Australia’s Great Barrier Reef is a global symbol of ocean protection. The World Heritage site is also the largest coral reef system on the planet, spanning over 2,300 kilometres with over 2,900 reefs. Its importance to the health of the planet and the oceans is undeniable, yet it faces a crisis that could lead UNESCO to label it “In Danger.”

Current Threats to the Great Barrier Reef

Like other global reef systems, rising water temperatures and pollution are taking a toll on the health of the Great Barrier Reef. One of the biggest threats is coral bleaching. This happens when algae, the living tissue that feeds the coral and gives it its colour, leaves because of stresses like pollution or changes in light and temperature. These events in the Great Barrier Reef have unfortunately become more common. Research by the Australian Institute of Marine Science (AIMS) shows that roughly 14% of the world’s coral reefs have been killed off because of bleaching. 

On top of rising sea temperatures, the famous reef system has seen outbreaks of the crown-of-thorns starfish. Although this starfish naturally feeds on coral in the Great Barrier Reef, any outbreak after bleaching events can be devastating. On top of starfish outbreaks, the Great Barrier Reef is under threat from pollution, including sediment, nutrient, and pesticide runoff.

Australia has put plans in place to curb the loss of its money-making reefs. The Reef 2050 Long-Term Sustainability Plan was put in place in 2015 to protect and manage the reef until 2050. The Australian Government has also pledged over AUD 2 billion until 2025 towards improving water quality, reducing crown-of-thorns starfish outbreaks, and enhancing reef resilience.

The Danger of the “In Danger” Label

This year, UNESCO held a meeting to debate the inclusion of the Great Barrier Reef in its list of places categorised as “in danger.” The Australian government was quick to protest the label. The Great Barrier Reef brings in roughly AUD 6.4 billion in annual tourism revenue a year, and having an “in danger” label could cause tourists to travel elsewhere. Its impact on jobs and the economy could be catastrophic. The label could also impact Australia’s reputation for being a leader in environmental stewardship and cause scrutiny over climate change policies in the future.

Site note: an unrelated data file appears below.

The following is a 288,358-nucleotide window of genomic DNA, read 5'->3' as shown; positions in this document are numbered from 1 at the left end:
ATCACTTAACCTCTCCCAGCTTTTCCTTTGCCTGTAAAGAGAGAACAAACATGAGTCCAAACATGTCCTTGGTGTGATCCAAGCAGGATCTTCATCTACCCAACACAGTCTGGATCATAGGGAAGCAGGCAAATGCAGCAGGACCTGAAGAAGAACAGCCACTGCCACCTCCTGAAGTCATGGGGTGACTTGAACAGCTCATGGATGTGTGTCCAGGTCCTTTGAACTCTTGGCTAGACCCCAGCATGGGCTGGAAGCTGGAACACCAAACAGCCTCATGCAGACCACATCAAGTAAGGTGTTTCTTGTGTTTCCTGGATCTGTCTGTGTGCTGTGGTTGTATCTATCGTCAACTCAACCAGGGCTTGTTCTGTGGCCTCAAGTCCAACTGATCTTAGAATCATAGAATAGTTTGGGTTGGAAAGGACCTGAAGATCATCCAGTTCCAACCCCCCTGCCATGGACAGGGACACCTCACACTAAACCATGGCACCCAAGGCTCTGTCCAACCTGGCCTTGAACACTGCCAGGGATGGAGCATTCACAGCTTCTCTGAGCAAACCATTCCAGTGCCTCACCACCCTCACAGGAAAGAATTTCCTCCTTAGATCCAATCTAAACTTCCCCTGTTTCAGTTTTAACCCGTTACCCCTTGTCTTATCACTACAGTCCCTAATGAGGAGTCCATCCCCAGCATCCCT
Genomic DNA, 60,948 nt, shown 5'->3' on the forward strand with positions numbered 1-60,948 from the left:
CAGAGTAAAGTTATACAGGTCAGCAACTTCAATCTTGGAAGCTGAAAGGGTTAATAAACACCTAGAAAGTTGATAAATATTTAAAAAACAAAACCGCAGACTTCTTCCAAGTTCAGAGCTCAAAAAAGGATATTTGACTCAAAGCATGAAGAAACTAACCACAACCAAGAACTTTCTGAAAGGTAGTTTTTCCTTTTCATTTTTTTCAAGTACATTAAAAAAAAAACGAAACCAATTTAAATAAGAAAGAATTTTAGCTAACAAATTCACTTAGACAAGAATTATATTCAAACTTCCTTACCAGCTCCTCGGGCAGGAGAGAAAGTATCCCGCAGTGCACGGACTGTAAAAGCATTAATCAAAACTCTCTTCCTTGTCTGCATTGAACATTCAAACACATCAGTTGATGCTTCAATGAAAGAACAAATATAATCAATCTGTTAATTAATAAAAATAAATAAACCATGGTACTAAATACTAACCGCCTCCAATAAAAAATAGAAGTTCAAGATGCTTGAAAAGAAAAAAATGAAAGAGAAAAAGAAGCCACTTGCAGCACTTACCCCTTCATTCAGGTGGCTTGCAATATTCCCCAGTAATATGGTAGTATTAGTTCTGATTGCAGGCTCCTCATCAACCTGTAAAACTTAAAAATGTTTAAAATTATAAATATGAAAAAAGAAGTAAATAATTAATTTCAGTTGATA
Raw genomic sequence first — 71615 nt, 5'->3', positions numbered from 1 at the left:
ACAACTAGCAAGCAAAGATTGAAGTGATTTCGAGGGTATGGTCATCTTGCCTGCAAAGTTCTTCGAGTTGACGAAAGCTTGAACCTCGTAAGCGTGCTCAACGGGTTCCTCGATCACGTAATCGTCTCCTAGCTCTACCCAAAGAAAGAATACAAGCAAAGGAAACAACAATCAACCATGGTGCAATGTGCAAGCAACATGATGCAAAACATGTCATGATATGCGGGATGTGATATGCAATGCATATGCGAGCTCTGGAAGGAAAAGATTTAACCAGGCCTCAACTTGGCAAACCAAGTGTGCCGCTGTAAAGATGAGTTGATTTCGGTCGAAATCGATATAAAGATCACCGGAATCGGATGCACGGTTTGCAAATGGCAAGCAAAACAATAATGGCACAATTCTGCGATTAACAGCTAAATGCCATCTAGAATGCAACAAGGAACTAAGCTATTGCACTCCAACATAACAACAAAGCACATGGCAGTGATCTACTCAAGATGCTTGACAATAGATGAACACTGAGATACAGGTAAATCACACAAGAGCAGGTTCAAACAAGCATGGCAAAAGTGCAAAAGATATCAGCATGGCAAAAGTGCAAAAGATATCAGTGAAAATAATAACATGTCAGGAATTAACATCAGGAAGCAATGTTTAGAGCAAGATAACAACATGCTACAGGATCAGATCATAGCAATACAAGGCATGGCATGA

Fortunately, the UNESCO committee stopped just short of adding the reef system to the list, praising the Australian government’s actions to prevent a crisis. In response to the decision, Prime Minister Anthony Albanese told reporters, “The draft decision cites ‘significant progress’ being made on climate change, water quality, and sustainable fishing—all putting the reef on a stronger and more sustainable path.”

Although UNESCO still considers the Great Barrier Reef threatened, it has agreed with the Australian government to hold back from labelling it in danger. For its part, the Australian government promised to use A$1.2 billion in funding to protect the reef and limit pollution from industries in neighbouring Queensland. The government is to give UNESCO a report of its progress by February 2024.